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Hooked on Downton Abbey? Curious what food was like during the Edwardian Period? Tune in to an especially historic episode of A Taste of the Past with Linda Pelaccio as she is joined by Cathy Kaufman, chair of the Culinary Historians of New York. Find out why English food has a rich tradition and why it gets such a bad reputation these days. Learn about early haute cuisine, table settings, cookbooks and the important of the dining room as it relates to the period of time featured on Downton Abbey. This program is sponsored by Cain Vineyard & Winery.

"English food at that time [The Edwardian Era] had fabulous butter, cream and meats. The houses all had wonderful gardens. There was no reason for the food not to be good. English food gets its bad reputation because of the true hardships with food rationing that the population underwent after World War I, The Great Depression and World War II."

"In England unlike in the US, while you would have some flowers and silver candelabra, it would not be overly profuse. I think there's an interesting juxtaposition between American and English tables at this time. The American table is rather gaudy by comparison."

--Cathy Kaufman, Chair of the Culinary Historians of New York on A Taste of The Past


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This week on A Taste of the Past host Linda Pelaccio talks with food writer and interviewer Monica Bhide who has written on a variety of subjects from Indian cooking to her latest venture into the world of e-publishing with her newest e-book, "In Conversation with Exceptional Women". Learn about her tips for gaining inspiration in both cooking and writing, her views on authenticity and Indian cooking, as well as where she sees the realm of digital publishing heading. This episode is sponsored by Cain Vineyard & Winery.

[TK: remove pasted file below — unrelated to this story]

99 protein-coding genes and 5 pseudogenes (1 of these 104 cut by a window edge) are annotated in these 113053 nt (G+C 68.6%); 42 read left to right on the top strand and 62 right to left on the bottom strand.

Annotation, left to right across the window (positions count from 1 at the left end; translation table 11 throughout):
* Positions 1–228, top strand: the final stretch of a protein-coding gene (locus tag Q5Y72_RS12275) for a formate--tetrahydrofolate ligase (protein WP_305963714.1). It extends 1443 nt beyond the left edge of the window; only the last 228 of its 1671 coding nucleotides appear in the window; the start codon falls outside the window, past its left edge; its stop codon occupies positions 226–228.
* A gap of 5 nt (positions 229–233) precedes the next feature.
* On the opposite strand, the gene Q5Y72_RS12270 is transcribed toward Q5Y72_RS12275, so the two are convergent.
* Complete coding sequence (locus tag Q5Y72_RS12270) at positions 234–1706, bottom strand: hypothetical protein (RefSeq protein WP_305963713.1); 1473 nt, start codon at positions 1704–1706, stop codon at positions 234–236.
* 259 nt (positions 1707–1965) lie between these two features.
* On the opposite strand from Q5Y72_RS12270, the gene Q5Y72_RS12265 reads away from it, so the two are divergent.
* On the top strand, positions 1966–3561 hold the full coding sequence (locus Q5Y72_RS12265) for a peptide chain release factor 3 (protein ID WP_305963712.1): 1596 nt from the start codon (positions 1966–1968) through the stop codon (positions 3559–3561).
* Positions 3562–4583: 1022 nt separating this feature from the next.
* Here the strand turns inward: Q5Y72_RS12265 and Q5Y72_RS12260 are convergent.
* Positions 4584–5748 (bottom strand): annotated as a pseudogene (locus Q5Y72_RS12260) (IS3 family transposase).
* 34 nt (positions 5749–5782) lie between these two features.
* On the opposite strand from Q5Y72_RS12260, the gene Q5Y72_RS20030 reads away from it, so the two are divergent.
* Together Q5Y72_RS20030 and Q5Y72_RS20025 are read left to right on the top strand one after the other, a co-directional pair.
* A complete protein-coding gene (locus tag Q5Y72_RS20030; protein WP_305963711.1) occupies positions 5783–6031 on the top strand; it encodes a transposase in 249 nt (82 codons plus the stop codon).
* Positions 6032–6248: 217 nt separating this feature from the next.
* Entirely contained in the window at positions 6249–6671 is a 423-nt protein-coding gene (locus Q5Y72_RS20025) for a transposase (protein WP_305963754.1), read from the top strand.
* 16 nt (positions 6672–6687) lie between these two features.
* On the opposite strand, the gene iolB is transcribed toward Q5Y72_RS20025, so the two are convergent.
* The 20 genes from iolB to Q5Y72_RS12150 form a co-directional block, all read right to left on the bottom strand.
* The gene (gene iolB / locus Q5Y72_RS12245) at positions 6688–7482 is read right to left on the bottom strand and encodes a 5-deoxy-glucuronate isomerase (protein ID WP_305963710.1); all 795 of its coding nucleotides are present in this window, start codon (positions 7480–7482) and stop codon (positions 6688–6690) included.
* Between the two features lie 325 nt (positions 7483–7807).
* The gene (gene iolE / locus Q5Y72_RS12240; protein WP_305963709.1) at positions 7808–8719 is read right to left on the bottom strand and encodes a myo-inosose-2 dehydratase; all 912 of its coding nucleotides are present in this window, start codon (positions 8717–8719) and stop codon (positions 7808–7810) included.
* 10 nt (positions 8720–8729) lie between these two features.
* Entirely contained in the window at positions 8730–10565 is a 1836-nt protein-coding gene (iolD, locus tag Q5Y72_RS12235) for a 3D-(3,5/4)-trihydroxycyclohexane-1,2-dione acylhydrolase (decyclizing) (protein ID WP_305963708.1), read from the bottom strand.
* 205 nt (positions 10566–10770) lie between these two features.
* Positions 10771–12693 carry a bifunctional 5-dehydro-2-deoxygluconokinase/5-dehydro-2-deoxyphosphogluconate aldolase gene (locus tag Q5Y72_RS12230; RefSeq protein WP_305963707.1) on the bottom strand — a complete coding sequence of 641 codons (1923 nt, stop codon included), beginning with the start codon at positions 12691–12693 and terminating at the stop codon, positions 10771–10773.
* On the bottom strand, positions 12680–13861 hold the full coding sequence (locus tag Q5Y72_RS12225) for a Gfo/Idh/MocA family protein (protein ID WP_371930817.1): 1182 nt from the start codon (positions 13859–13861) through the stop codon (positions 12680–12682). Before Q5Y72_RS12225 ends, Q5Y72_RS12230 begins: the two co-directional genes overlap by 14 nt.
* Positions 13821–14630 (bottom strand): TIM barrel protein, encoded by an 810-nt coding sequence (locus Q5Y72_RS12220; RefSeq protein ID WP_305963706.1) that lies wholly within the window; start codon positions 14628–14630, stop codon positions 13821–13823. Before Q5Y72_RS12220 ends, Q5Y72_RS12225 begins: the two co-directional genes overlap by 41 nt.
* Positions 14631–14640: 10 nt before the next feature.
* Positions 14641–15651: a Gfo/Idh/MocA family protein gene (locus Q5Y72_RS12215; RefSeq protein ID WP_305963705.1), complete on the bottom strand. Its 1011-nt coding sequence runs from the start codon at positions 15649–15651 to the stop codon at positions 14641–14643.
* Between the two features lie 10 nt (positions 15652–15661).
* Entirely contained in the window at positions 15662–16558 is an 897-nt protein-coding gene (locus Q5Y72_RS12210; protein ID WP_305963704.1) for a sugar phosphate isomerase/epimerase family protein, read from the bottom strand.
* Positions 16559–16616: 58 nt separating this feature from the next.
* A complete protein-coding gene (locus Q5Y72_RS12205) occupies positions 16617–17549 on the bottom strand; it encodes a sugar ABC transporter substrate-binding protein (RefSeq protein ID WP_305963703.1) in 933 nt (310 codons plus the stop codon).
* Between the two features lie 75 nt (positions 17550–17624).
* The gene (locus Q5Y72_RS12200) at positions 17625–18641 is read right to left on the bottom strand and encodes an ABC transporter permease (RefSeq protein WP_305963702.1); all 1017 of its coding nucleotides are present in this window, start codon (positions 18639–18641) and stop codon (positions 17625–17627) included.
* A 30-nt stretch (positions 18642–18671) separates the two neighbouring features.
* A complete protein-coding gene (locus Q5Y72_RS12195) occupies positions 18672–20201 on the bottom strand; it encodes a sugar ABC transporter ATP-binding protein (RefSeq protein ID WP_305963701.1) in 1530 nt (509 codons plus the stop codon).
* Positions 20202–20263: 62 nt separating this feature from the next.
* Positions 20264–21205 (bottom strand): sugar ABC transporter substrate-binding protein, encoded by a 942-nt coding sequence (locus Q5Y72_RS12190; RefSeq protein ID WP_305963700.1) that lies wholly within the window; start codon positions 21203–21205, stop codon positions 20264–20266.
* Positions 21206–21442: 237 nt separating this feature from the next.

"It really raises the question of what is real cooking and what is real food. And, to me, anything that is prepared with love and that is intended to nurture the people that it's prepared for is real cooking."

--Monica Bhide on A Taste of the Past


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Bob Martin is the director of Food System Policy at Johns Hopkins Bloomberg School of Public Health’s Center for a Livable Future and guest lecturer at the school. Formerly, he was a senior officer at the Pew Environment Group and was the Executive Director of the Pew Commission on Industrial Farm Animal Production, a two year study funded by The Pew Charitable Trusts by a grant to Johns Hopkins Bloomberg School of Public Health. The charge to the Commission was to recommend solutions to the problems caused by concentrated animal feeding operations in the areas of public health, the environment, rural communities, and animal welfare. The Commission’s final report, Putting Meat on the Table: Industrial Farm Animal Production in America, was release on April 28, 2008. This week on What Doesn't Kill You, Katy Keiffer talks with Bob about the report, and its findings on antibiotics in livestock agriculture, waste management, contract growing, and more! Thanks to our sponsor, Cain Vineyard & Winery. Music by Dead Stars.

"I think the conclusion of the report said it best - change will come from a more informed and aggressive consumer." [34:45]

-- Bob Martin on What Doesn't Kill You

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